The empty house echoes as I work. Here in my parents’ postwar version of the American Dream, women’s voices come back to me. Women who worked at home and
in factories, raised me, my sister and my cousins, read McCall’s and Good
Housekeeping, and always had a fresh cake or a plate of cookies ready for whoever might
drop in. They are the kind of woman you can count on, the ones who show up
unannounced before you even think of asking.
Ceil is short and bouncing with energy, her face sprinkled with light brown freckles, her sandy hair cut short as if any other style would take too much time. She married my Uncle Edwin in Amsterdam, New York soon after World War II and poured her energy into her home and family. Ceil loved to sew and made beautiful smocked dresses for their daughter, Peggy, who now lives in Florida. She loved to dress up and go ballroom dancing with Uncle Ed at the Century Club, a white pillared building on Guy Park Avenue, the grandest street in town.
One of five sisters, Ceil is often on the phone. I would not be surprised if she was the first person who signed up for “call waiting.”
“Just a minute,” she says when I phone her, “My sister is on the other line.” True to her word, she is back with me in a minute or less because her sisters all live in the same town and she talks to at least one of them every day, but I am calling “long distance.”
I remember her most at my parents’ kitchen table, sitting before a creamy cup of coffee, her bright red lipstick print on the rim, a smoldering cigarette in a glass ashtray. She was the very picture of sophistication, frequently dropping the names of women’s and children’s stores–Gabay’s, Holzheimer and Shaul, the Chatterbox–as if she went there every day.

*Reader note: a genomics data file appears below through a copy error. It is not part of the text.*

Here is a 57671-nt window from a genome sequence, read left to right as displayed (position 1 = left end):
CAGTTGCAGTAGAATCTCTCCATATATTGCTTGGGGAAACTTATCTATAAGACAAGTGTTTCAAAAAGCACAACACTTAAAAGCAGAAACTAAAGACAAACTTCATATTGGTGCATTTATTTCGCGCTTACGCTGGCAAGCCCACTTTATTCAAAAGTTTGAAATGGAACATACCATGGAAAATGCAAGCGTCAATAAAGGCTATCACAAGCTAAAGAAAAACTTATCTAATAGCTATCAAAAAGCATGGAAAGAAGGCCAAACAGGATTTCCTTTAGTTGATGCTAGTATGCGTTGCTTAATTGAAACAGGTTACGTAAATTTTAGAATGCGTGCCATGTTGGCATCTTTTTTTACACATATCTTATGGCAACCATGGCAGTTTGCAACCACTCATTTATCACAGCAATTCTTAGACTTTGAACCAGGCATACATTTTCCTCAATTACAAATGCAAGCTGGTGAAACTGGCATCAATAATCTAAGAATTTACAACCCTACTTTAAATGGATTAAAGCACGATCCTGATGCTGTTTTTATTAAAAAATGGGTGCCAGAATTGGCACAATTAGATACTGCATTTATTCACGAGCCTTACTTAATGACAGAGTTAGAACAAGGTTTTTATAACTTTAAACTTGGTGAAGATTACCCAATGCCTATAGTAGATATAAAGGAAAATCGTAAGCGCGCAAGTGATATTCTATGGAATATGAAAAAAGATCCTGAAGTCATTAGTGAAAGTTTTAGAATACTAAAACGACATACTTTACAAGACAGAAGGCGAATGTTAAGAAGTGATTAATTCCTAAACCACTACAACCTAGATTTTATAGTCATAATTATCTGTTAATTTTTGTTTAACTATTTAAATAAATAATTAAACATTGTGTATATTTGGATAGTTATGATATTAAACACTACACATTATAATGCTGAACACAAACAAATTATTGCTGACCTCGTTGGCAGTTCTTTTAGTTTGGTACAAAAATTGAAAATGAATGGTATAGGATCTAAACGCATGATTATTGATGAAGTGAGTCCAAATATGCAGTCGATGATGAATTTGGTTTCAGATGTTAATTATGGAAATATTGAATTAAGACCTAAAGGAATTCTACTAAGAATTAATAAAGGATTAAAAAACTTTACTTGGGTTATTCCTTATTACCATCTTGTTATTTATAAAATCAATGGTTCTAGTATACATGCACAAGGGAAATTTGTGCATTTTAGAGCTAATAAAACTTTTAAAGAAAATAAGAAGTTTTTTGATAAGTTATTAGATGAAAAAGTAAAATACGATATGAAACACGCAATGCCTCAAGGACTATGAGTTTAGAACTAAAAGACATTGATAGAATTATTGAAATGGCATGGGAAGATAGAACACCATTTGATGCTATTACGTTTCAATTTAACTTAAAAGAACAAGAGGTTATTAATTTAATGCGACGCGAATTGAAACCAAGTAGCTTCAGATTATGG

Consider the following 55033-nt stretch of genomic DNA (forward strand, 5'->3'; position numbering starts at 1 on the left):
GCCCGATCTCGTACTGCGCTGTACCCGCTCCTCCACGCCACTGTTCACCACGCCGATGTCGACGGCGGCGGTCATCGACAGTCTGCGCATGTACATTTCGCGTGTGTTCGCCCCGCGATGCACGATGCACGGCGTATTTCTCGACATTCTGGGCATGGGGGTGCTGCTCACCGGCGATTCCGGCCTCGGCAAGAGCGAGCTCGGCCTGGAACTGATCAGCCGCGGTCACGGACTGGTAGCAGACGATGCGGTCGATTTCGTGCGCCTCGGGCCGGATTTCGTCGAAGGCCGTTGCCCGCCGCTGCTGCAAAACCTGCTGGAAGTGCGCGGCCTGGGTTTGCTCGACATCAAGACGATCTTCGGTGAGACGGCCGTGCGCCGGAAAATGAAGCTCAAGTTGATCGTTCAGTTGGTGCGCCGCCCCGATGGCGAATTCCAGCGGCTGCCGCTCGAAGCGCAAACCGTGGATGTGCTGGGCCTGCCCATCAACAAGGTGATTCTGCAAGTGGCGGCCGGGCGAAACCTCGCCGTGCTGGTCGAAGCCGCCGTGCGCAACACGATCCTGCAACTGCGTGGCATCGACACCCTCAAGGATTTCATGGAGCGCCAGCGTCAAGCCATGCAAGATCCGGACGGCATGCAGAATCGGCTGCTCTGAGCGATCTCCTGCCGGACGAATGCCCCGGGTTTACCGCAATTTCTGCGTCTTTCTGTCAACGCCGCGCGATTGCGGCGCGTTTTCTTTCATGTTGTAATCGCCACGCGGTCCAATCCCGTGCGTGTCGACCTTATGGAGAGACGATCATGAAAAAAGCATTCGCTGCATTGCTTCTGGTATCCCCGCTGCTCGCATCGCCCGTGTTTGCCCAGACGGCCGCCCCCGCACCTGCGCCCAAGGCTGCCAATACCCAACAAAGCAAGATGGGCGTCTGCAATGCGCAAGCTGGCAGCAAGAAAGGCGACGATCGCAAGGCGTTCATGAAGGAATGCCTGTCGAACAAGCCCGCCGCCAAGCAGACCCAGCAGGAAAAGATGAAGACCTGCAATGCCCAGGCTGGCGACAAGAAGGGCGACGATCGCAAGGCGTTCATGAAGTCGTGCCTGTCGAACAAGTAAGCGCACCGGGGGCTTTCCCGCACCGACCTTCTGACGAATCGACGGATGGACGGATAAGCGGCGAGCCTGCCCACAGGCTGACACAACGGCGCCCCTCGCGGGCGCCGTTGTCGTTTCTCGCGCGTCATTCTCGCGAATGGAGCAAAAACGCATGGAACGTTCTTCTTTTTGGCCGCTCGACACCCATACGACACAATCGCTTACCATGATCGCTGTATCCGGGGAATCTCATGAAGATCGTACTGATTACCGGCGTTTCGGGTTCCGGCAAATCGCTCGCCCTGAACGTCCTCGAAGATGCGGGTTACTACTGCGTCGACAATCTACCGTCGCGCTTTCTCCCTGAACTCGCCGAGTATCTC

One afternoon when I was in high school, we ran into each other at Woolworth’s. She bought me a Coke at the counter and asked about my life as if it was important. Like most girls, I needed that kind of validation. As I matured, I pushed back against my mother’s example, but my aunts were a step apart. They carried no judgment or emotional baggage and I knew I could count on them to be my personal cheerleaders.
Ceil worked in retail herself now and then, at a fabric store and a card-and-gift shop but her real talent was homemaking. I treasure her handwritten recipes for banana bread, stuffed cabbage, and potato chip cookies. I may never use them, but they are sweet reminders of the long, slow days when women baked from scratch.
When I was growing up in the Fifties, a great deal of time and effort went into so-called women’s work, but as a young woman in the Seventies, I believed that time would have been better spent on careers outside the home. My mother and her friends worked in factories, and felt lucky simply to have jobs and to own their homes, but we, their daughters came of age during feminism’s Second Wave. We had more opportunities than our mothers ever dreamed of.
Still, we lost something when we denigrated the skills of homemakers. Hillary Clinton famously stated during her husband’s Presidential campaign, “I suppose I could have stayed home and baked cookies” and her words became code for “strong women don’t bake,” though she never intended it that way. I’m sure she meant women should have many choices: homemaking, careers or both. But some of us, myself included, didn’t want to talk about cookies at all. On the way to equal rights, we stepped right over the enjoyable parts of creating a comfortable home.
Years after I baked a few cookies myself, I read an essay by Gloria Steinem. After many years working for women’s rights, she noticed that her home had no personal touches. Her apartment was more like an office, filled with papers and books, basic furniture, and nothing personal.